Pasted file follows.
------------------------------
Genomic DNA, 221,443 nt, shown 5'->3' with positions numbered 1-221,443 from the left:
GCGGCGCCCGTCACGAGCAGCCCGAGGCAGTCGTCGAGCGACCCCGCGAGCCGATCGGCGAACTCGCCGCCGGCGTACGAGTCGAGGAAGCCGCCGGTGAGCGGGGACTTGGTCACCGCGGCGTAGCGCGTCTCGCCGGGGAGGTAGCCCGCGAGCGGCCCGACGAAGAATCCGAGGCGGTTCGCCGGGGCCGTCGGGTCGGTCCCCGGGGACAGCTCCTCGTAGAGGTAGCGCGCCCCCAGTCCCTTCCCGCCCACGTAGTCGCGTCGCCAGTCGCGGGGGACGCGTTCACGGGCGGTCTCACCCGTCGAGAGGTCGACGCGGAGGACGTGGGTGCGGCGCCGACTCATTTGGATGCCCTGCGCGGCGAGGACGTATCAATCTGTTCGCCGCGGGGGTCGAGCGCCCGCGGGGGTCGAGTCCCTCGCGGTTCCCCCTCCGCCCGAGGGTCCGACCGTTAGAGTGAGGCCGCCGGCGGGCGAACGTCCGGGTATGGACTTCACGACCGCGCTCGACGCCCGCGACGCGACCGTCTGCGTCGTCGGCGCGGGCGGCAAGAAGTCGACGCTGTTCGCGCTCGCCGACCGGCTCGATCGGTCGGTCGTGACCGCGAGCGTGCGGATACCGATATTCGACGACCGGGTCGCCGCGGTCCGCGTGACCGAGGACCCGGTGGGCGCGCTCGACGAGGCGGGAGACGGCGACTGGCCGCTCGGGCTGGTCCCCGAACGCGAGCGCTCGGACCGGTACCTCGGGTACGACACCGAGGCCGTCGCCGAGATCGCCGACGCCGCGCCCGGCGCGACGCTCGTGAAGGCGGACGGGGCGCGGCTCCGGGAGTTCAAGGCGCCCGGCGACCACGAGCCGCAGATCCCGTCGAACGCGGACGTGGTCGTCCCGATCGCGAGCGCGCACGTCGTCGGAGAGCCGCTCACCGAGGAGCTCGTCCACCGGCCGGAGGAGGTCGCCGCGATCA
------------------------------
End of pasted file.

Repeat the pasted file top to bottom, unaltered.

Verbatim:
Genomic DNA, 221,443 nt, shown 5'->3' with positions numbered 1-221,443 from the left:
GCGGCGCCCGTCACGAGCAGCCCGAGGCAGTCGTCGAGCGACCCCGCGAGCCGATCGGCGAACTCGCCGCCGGCGTACGAGTCGAGGAAGCCGCCGGTGAGCGGGGACTTGGTCACCGCGGCGTAGCGCGTCTCGCCGGGGAGGTAGCCCGCGAGCGGCCCGACGAAGAATCCGAGGCGGTTCGCCGGGGCCGTCGGGTCGGTCCCCGGGGACAGCTCCTCGTAGAGGTAGCGCGCCCCCAGTCCCTTCCCGCCCACGTAGTCGCGTCGCCAGTCGCGGGGGACGCGTTCACGGGCGGTCTCACCCGTCGAGAGGTCGACGCGGAGGACGTGGGTGCGGCGCCGACTCATTTGGATGCCCTGCGCGGCGAGGACGTATCAATCTGTTCGCCGCGGGGGTCGAGCGCCCGCGGGGGTCGAGTCCCTCGCGGTTCCCCCTCCGCCCGAGGGTCCGACCGTTAGAGTGAGGCCGCCGGCGGGCGAACGTCCGGGTATGGACTTCACGACCGCGCTCGACGCCCGCGACGCGACCGTCTGCGTCGTCGGCGCGGGCGGCAAGAAGTCGACGCTGTTCGCGCTCGCCGACCGGCTCGATCGGTCGGTCGTGACCGCGAGCGTGCGGATACCGATATTCGACGACCGGGTCGCCGCGGTCCGCGTGACCGAGGACCCGGTGGGCGCGCTCGACGAGGCGGGAGACGGCGACTGGCCGCTCGGGCTGGTCCCCGAACGCGAGCGCTCGGACCGGTACCTCGGGTACGACACCGAGGCCGTCGCCGAGATCGCCGACGCCGCGCCCGGCGCGACGCTCGTGAAGGCGGACGGGGCGCGGCTCCGGGAGTTCAAGGCGCCCGGCGACCACGAGCCGCAGATCCCGTCGAACGCGGACGTGGTCGTCCCGATCGCGAGCGCGCACGTCGTCGGAGAGCCGCTCACCGAGGAGCTCGTCCACCGGCCGGAGGAGGTCGCCGCGATCA